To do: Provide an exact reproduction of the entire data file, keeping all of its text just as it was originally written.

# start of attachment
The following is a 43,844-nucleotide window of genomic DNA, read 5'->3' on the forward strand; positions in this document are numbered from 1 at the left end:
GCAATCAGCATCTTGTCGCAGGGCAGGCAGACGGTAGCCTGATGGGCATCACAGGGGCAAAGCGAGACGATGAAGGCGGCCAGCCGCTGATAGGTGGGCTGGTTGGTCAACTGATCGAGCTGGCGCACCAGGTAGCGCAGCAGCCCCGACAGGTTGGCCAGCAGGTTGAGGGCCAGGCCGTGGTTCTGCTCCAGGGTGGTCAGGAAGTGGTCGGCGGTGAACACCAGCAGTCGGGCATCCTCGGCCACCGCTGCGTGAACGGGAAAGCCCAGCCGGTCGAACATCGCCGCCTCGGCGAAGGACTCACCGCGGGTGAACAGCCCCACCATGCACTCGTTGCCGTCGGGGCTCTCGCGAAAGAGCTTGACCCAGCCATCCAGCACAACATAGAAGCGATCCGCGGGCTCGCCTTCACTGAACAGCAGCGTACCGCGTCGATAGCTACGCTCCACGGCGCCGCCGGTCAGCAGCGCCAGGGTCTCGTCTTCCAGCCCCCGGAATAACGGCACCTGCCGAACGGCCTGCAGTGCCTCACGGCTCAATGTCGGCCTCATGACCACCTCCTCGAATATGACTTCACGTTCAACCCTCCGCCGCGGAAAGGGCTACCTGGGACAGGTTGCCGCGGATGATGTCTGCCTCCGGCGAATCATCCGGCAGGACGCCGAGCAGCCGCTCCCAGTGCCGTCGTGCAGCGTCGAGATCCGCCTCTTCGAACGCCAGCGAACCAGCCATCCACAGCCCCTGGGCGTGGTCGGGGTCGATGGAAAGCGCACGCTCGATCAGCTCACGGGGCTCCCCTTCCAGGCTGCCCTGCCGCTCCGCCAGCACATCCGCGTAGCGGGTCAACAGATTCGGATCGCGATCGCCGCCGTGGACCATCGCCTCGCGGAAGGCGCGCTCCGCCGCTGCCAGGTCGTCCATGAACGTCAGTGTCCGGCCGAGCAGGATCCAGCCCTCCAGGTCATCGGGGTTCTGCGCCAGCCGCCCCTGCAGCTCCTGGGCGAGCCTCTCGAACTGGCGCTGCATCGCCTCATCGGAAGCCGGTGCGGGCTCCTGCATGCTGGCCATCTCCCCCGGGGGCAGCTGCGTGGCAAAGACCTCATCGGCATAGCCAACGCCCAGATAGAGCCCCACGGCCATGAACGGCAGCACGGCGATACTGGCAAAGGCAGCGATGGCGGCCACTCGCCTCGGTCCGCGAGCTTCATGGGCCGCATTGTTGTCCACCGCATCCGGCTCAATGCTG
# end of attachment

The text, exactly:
The following is a 43,844-nucleotide window of genomic DNA, read 5'->3' on the forward strand; positions in this document are numbered from 1 at the left end:
GCAATCAGCATCTTGTCGCAGGGCAGGCAGACGGTAGCCTGATGGGCATCACAGGGGCAAAGCGAGACGATGAAGGCGGCCAGCCGCTGATAGGTGGGCTGGTTGGTCAACTGATCGAGCTGGCGCACCAGGTAGCGCAGCAGCCCCGACAGGTTGGCCAGCAGGTTGAGGGCCAGGCCGTGGTTCTGCTCCAGGGTGGTCAGGAAGTGGTCGGCGGTGAACACCAGCAGTCGGGCATCCTCGGCCACCGCTGCGTGAACGGGAAAGCCCAGCCGGTCGAACATCGCCGCCTCGGCGAAGGACTCACCGCGGGTGAACAGCCCCACCATGCACTCGTTGCCGTCGGGGCTCTCGCGAAAGAGCTTGACCCAGCCATCCAGCACAACATAGAAGCGATCCGCGGGCTCGCCTTCACTGAACAGCAGCGTACCGCGTCGATAGCTACGCTCCACGGCGCCGCCGGTCAGCAGCGCCAGGGTCTCGTCTTCCAGCCCCCGGAATAACGGCACCTGCCGAACGGCCTGCAGTGCCTCACGGCTCAATGTCGGCCTCATGACCACCTCCTCGAATATGACTTCACGTTCAACCCTCCGCCGCGGAAAGGGCTACCTGGGACAGGTTGCCGCGGATGATGTCTGCCTCCGGCGAATCATCCGGCAGGACGCCGAGCAGCCGCTCCCAGTGCCGTCGTGCAGCGTCGAGATCCGCCTCTTCGAACGCCAGCGAACCAGCCATCCACAGCCCCTGGGCGTGGTCGGGGTCGATGGAAAGCGCACGCTCGATCAGCTCACGGGGCTCCCCTTCCAGGCTGCCCTGCCGCTCCGCCAGCACATCCGCGTAGCGGGTCAACAGATTCGGATCGCGATCGCCGCCGTGGACCATCGCCTCGCGGAAGGCGCGCTCCGCCGCTGCCAGGTCGTCCATGAACGTCAGTGTCCGGCCGAGCAGGATCCAGCCCTCCAGGTCATCGGGGTTCTGCGCCAGCCGCCCCTGCAGCTCCTGGGCGAGCCTCTCGAACTGGCGCTGCATCGCCTCATCGGAAGCCGGTGCGGGCTCCTGCATGCTGGCCATCTCCCCCGGGGGCAGCTGCGTGGCAAAGACCTCATCGGCATAGCCAACGCCCAGATAGAGCCCCACGGCCATGAACGGCAGCACGGCGATACTGGCAAAGGCAGCGATGGCGGCCACTCGCCTCGGTCCGCGAGCTTCATGGGCCGCATTGTTGTCCACCGCATCCGGCTCAATGCTG